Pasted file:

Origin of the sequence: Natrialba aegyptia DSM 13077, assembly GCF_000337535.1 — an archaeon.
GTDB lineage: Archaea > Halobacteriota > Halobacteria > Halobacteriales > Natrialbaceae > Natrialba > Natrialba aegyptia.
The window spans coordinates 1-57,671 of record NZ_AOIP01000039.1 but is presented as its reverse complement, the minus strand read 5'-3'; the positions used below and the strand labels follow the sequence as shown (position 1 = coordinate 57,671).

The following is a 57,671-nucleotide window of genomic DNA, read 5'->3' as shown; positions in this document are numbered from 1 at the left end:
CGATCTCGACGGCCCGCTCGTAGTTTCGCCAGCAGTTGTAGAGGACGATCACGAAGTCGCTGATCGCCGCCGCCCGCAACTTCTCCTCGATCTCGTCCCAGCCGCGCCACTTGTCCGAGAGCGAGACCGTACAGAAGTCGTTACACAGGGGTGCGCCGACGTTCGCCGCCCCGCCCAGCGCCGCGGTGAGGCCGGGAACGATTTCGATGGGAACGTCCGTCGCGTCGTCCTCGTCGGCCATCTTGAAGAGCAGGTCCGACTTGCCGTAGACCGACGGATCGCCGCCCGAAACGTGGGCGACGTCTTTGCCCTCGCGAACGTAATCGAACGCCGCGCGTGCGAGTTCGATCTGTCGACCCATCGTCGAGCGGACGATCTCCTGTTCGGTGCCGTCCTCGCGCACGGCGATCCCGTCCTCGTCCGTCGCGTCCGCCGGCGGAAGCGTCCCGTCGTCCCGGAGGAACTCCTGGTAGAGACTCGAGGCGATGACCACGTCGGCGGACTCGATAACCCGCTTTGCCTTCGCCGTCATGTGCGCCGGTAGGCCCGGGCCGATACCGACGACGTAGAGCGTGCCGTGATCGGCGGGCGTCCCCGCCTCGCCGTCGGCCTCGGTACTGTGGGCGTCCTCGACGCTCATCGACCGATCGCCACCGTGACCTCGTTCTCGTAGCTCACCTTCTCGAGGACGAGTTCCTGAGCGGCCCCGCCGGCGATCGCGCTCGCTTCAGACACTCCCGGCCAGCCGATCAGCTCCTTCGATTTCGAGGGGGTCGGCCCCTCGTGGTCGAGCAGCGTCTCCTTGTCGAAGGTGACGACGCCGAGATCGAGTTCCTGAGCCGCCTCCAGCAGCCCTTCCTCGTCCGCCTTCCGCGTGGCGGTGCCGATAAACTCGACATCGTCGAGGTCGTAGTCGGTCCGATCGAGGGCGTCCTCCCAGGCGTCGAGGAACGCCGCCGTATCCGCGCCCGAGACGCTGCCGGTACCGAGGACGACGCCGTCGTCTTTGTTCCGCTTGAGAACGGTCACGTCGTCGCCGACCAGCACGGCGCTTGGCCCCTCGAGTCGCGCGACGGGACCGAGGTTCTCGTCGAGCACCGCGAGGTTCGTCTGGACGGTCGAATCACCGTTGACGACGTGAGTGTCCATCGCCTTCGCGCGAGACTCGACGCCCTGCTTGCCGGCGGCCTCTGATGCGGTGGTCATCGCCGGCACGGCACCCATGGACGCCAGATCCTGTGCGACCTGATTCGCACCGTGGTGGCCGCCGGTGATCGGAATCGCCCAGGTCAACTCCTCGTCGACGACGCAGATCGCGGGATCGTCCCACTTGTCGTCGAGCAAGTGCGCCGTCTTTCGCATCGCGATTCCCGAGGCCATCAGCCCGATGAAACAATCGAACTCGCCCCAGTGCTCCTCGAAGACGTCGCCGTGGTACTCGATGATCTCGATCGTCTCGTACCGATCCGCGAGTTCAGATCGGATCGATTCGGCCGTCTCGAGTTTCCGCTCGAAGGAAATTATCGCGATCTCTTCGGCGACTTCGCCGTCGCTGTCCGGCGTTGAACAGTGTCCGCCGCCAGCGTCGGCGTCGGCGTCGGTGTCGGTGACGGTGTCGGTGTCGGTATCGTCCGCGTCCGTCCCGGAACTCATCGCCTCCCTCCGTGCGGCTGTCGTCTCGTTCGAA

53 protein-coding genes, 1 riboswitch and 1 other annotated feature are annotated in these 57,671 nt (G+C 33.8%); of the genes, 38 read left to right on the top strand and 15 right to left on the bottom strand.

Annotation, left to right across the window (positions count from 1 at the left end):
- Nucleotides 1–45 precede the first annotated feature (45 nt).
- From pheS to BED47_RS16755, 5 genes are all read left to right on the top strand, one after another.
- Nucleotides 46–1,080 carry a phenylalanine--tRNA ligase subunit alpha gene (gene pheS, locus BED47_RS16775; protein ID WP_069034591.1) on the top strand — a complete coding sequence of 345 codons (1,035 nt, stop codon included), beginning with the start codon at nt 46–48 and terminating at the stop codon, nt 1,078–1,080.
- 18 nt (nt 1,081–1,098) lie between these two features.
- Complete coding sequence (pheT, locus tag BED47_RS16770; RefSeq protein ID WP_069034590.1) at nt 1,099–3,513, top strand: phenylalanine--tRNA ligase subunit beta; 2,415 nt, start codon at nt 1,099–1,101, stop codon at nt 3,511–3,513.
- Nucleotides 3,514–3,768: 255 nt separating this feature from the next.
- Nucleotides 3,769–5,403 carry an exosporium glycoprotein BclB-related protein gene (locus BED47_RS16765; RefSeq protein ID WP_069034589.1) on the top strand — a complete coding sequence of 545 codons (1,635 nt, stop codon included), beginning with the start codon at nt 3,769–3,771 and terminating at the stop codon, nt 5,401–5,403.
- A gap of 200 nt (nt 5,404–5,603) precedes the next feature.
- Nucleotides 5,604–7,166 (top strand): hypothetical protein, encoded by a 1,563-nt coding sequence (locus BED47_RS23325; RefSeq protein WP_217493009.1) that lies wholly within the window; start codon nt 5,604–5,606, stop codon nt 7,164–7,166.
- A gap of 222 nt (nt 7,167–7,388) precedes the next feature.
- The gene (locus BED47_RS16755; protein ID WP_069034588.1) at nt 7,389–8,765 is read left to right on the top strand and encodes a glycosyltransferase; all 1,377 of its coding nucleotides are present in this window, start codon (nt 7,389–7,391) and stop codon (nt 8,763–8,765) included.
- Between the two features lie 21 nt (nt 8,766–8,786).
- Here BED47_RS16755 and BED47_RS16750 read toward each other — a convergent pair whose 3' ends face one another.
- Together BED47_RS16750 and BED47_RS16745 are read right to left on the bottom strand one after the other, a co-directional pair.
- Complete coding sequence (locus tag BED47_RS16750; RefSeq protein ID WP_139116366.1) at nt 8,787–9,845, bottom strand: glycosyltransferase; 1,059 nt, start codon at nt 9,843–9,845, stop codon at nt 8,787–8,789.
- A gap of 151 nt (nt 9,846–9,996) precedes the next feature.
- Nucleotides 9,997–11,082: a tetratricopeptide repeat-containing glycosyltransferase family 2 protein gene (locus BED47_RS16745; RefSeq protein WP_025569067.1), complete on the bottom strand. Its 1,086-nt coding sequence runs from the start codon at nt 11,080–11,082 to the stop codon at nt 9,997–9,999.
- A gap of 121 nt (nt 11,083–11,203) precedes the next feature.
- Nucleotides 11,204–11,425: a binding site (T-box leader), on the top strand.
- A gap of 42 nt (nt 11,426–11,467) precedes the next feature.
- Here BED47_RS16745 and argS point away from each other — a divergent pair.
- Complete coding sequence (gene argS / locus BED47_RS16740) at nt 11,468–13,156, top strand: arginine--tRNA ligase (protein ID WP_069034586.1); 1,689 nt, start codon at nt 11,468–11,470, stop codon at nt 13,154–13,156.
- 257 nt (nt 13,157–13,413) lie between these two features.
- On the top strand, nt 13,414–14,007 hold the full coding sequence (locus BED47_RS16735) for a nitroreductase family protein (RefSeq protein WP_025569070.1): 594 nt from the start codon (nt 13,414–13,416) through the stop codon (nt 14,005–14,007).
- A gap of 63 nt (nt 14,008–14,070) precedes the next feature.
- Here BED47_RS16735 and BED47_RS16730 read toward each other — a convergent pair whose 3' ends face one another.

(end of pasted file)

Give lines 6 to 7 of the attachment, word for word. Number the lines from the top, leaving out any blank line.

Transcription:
53 protein-coding genes, 1 riboswitch and 1 other annotated feature are annotated in these 57,671 nt (G+C 33.8%); of the genes, 38 read left to right on the top strand and 15 right to left on the bottom strand.

Annotation, left to right across the window (positions count from 1 at the left end):